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The lesson of the three cities

The ruins of Capernaum, Chorazin and Bethsaida

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Publish Date: 
Sun, 01/31/2010
The lesson of the three cities
"Woe to you, Chorazin! Woe to you, Bethsaida! For if the mighty works which were done in you had been done in Tyre and Sidon, they would have repented long ago, sitting in sackcloth and ashes. But it will be more tolerable for Tyre and Sidon at the judgment than for you. And you, Capernaum, who are exalted to heaven, will be brought down to Hades.” Luke 10:13-15
Those who have visited the ruins of Capernaum, Chorazin or Bethsaida will well remember them. All three cities were located in close proximity on the north end of the Sea of Galilee and each experienced a powerful demonstration of the ministry of Jesus. While the Bible does not tell us much about the town of Chorazin, it presents Bethsaida as the hometown of three of the disciples of Jesus (John 1:44). Jesus visited this bustling fishing village from time to time and “spoke to them about the kingdom of God, and healed those who had need of healing” (Luke 9:11).
Capernaum was an even more prominent town. It was called “his own town” in reference to Jesus (Matthew 9:1) as he took up residence there after he left Nazareth (Matthew 4:13). There, he preached regularly in the local synagogue (Luke 4:31) and preformed many sign and wonders. Jesus tells us that these three cities witnessed his dynamic ministry in both word and deed like no other cities. However, all three cities failed to respond to his message and did not repent.
Looking at their ruins today along the northern shoreline of the Galilee is a stark reminder for all of us of some important lessons.
First of all, Jesus indicates that God’s judgment is not uniform. Some cities will experience a more severe judgment than others, as each is judged in its generation. For Tyre and Sidon the judgment of God “will be more tolerable than for you”, he warns.
Here the standard of Jesus seems different than our human and religious impulses would tell us. Apparently, ungodly cities may be judged less harshly than cities steeped in religious tradition, but which fail to respond to the move of God in their midst. Jesus explains this principle in the following way: “For everyone to whom much is given, from him much will be required.” (Luke 12:48)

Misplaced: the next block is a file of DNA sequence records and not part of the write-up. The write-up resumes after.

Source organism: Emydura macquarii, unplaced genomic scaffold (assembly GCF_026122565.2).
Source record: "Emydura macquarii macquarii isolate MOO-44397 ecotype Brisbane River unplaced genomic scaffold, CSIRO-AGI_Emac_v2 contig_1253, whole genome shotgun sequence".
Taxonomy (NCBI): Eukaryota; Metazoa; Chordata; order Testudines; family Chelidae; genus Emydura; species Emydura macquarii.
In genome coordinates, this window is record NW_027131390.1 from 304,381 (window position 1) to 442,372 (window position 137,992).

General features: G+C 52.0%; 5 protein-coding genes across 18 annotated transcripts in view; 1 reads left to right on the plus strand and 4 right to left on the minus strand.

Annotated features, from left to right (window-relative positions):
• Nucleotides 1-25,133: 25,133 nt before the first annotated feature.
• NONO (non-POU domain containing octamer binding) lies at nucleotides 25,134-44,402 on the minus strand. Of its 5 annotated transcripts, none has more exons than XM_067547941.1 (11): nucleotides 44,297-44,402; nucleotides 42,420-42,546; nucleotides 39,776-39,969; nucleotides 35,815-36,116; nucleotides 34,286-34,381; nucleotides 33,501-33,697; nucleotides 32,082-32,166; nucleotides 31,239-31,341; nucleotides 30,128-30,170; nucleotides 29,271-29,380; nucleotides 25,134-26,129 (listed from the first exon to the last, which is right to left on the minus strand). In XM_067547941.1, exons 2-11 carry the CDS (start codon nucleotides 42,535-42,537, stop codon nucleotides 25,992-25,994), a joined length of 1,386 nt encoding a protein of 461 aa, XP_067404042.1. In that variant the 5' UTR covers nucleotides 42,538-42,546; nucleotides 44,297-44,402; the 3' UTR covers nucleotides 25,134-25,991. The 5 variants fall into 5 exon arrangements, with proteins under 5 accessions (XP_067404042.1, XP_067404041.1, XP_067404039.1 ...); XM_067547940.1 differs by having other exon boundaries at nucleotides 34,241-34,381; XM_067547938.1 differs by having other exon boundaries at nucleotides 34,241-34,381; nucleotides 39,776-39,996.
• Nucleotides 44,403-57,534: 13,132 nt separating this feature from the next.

There are many ‘Christian’ towns today which, like those cities favoured by His presence, remain unmoved by powerful moves of God. The same heavenly visitation would have converted heathen cities like Tyre or even Sodom. They even would have repented quickly “long ago” and in a most humble manner – “in sackcloth and ashes”. Charles Spurgeon once said: “It is a sad fact that our impenitent hearers do despite to a grace which would have brought cannibals to the Saviour’s feet!”
Or as the British clergyman Richard Cecil noted: “Who is the most miserable man on earth, and whither shall we go to seek him? Not to the tavern; not to the brothel; but to the church! That man, who has sat, Sunday after Sunday, under the awakening and affecting calls of the gospel, and has hardened his heart against these calls, he is the man whose condition is the most desperate of all others.”
The passage from Luke 10, therefore, also presents a clear warning not to count the great and eternal salvation offered through Jesus as cheap grace. The letter of Hebrews warned the early church and as well as us today that: “For since the message declared by angels [the Old Testament] proved to be reliable, and every transgression or disobedience received a just retribution, how shall we escape if we neglect such a great salvation which was declared at first by the Lord...” (Hebrews 2:2-3).
Some Christians today believe exactly the opposite. They view the Old Testament era as a time of the great foreboding judgment of God, while today we live in an age of grace when the Lord is only bountiful in mercy with His people.
Yet the above passage suggests the opposite. The life of Jesus – and the salvation purchased through his death, burial and resurrection – is the greatest gift God could offer to mankind. It indeed cost Him everything. But this radical offer of God’s incredible love requires a radical response from us. The three cities in Galilee failed to produce that response. The ruins today remind us of that.
Therefore, let us rather follow those who committed their lives to the Saviour and Redeemer. The reward will be a city that is indestructible, and an inheritance that is eternal.


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